There are some Agatha Christie novels I know word for word, by heart. For nearly all of them, I can give you a pretty good summary of the plot, name all the characters, and discuss key themes and quotes without doing any prep. This isn’t a boast: if anything, it’s a confession of severe social ineptitude and an unhealthy obsession. But, until now, my definite stumbling block has been The Clocks. I just read it for the third time (to give an indication, I’ve probably read And Then There Were None 20+ times).
During the Coronavirus lockdown, it felt like everyone was asking me to recommend Agatha Christies to them. Everyone seems to be reading Christie and/or writing a novel – both of these are very good things, and I’m normally doing one or more of these on a given day, but for the first two weeks of lockdown, I did neither. I wanted absolute distraction for a bit and so read a lot of new-to-me books, mostly from new-to-me authors. In the crime sphere, these included Dennis Wheatley & J.G. Links’ murder dossiers, Magdalen Nabb’s Death of an Englishman, Edward Marston’s The Railway Detective, Vera Casparay’s Laura, Peter Swanson’s Rules for Perfect Murders, and others I can’t remember off the cuff, and a load of non-crime stuff. It mostly hit the spot but not quite and I realised that to truly escape I needed the master.
So, I looked at my bookshelf and picked the one Christie I can’t really remember. All I could remember from having read it at 13 and again at 18 was that it was a bit boring, the plot didn’t tie up, there was a really silly visual clue, and the narrator was a spy pretending to be a marine biologist. But, I reasoned: come on, I’m the one person alive who likes Christie’s generally-acknowledged worst novels, Passenger to Frankfurt and The Big Four. And even people who hate those books always acknowledge that Christie at her worst is better than most writers on a good day. I also figured that this couldn't be as bad as I remembered, because Christie wrote it before some of her strongest work including At Bertram's Hotel (1965), Endless Night (1967), and Hallowe'en Party (1969) - which means she can't have lost her marbles at this point. So, with some trepidation, I pulled out The Clocks and gave it a whirl.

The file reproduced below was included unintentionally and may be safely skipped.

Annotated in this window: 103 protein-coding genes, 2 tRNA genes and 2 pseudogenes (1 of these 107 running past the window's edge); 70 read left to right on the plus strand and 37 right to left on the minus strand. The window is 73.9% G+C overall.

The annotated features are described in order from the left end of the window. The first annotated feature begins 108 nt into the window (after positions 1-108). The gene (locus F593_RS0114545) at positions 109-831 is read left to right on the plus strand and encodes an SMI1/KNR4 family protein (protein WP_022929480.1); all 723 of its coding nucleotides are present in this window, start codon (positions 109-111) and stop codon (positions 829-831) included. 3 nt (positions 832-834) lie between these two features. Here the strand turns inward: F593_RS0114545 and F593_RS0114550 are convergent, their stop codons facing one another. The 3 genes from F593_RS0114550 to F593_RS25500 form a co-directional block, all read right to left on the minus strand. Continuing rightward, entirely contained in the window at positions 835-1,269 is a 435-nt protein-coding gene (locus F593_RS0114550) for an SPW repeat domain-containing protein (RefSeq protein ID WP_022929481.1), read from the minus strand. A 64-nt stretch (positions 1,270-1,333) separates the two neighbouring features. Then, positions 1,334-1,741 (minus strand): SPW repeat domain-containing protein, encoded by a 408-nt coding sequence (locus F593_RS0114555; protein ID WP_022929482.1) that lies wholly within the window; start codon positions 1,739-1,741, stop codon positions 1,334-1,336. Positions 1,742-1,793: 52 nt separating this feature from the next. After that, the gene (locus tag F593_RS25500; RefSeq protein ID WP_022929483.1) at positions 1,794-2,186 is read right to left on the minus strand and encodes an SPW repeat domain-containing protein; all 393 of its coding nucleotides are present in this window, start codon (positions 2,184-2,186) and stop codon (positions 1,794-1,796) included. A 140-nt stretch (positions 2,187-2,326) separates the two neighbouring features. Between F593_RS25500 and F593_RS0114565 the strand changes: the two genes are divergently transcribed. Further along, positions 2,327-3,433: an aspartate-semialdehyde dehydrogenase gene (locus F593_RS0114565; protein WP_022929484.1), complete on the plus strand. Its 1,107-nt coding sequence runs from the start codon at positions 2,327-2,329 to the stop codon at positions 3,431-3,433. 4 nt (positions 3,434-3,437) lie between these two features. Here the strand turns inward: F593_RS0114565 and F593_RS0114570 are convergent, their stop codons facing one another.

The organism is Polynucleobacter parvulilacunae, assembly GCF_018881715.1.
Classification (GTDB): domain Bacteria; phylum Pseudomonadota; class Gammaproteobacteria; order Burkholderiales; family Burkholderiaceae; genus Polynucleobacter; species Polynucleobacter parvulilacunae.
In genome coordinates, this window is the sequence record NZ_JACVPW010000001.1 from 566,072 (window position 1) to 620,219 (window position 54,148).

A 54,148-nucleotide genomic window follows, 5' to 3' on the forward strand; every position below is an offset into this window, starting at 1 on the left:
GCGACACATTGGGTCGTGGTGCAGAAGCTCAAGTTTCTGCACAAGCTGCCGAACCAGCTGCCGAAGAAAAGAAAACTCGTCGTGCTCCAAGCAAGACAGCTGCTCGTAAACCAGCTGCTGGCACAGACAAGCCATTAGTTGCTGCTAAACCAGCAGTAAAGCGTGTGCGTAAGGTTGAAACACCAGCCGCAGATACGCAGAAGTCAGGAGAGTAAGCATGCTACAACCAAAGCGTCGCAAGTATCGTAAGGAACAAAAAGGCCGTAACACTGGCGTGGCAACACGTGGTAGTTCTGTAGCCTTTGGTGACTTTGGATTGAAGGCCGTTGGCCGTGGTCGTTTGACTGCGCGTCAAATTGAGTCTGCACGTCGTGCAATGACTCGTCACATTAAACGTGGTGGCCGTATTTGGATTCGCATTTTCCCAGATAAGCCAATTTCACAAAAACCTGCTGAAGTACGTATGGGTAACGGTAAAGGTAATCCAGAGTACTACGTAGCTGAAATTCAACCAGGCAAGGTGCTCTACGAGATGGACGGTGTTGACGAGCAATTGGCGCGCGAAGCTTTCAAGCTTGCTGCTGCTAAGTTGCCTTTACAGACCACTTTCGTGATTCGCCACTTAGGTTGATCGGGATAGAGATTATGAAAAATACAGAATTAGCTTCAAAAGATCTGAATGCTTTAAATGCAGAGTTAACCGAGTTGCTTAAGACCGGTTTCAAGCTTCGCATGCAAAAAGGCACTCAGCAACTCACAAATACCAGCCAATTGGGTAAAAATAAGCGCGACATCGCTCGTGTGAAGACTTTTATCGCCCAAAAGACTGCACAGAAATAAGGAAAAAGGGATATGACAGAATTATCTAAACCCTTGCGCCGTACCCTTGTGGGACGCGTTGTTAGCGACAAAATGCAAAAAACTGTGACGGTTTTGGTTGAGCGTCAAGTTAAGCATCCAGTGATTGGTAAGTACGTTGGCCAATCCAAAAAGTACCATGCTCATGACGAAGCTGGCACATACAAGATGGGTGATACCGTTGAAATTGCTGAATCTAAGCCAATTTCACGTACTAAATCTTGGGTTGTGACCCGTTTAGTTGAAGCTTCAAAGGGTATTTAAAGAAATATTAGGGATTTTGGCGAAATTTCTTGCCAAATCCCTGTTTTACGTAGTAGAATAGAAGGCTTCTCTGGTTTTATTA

And – I loved it. God knows what was wrong with me before but now I think it’s brilliant. Not her best, no, but miles better than so many other crime novels. The Clocks, published in 1963, is an interesting departure from the whodunit formula. Then again, most late Christie departs from the Golden Age format. If you’ve heard or read my academic work, you’ll know that I think she reinvented the genre throughout the 1960s. It’s a mystery novel combining the spy thriller format, the self-referential detective narrative, and a small-c conservative comedy of social change.
Sheila Webb, a bang-average stenographer, receives a command to visit a house on Wilbraham Crescent, which is owned by the elderly Millicent Pebmarsh. She arrives at the allotted hour and, because Miss Pebmarsh is blind and not at home, lets herself in. In the room, she finds a strange scene: seven clocks, with five of them displaying the wrong time, and a dead man. She screams and runs out into the street, and into the arms of our narrator, who calls himself Colin Lamb.
Colin is – although he scrupulously never tells anyone, not even us his readers – a spy. He’s also the son of a senior policeman, and I’m not sure if this is Superintendent Spence or Superintendent Battle from the Christie back-catalogue. He was looking for another house on the same road where he believes a communist agent is hiding out. And because Sheila is very pretty he decides to solve this murder on the side.
It’s fourteen chapters before Hercule Poirot gets involved, very much in the background. Perhaps this is evidence that Christie was growing tired of Poirot as is commonly supposed. But I wonder if it actually represents Christie’s negotiation of a trope from spy fiction: the all-seeing deus-ex-machina, the M figure, who swoops in and sorts it out.
If so, Poirot’s presentation this time is a masterstroke. He’s mostly squirreled away in Whitehaven Mansions, but when he talks it’s in full Golden Age manner: he quotes childish riddles in lieu of actually explaining things and he’s going through a phase of reading all around the crime genre. So, he sees everything – including this murder plot – through the eyes of fictional detectives (the creations of real authors like John Dickson Carr, Anna Katherine Greene, and A.A. Milne and of authors like Ariadne Oliver and Gary Gregson, who exist only in the Christieverse).
The solution to the crime utterly bamboozled me and I could not be happier because I thought that feeling of getting hoodwinked by Christie was lost forever. It’s a brilliant blend of intricacy and extreme simplicity. I do remember hearing from other readers that the relevance of the clocks fizzles out but I don’t think that’s true. Their relevance is simply not what we expect it to be. And there’s a really nice twist at the end.
Thematically, the novel is ahead of its time in its treatment of disability. My friend Tina Hodgkinson gave an excellent paper on ableism in The Clocks at last year’s Agatha Christie conference, and I’d like to thank her for drawing our attention to this important theme.
Another key theme in the book is change: most of the characters, especially the unsympathetic ones, are afraid of change. They talk of atomic bombs, the EEC, and supermarkets with equal disdain. And they tie themselves up in knots trying to explain what they mean. Nobody challenged nostalgia while fuelling it with quite such brilliance as Agatha Christie.
If you want some fun, absorbing lockdown reading, you can’t go wrong with Agatha Christie. And I recommend The Clocks without hesitation.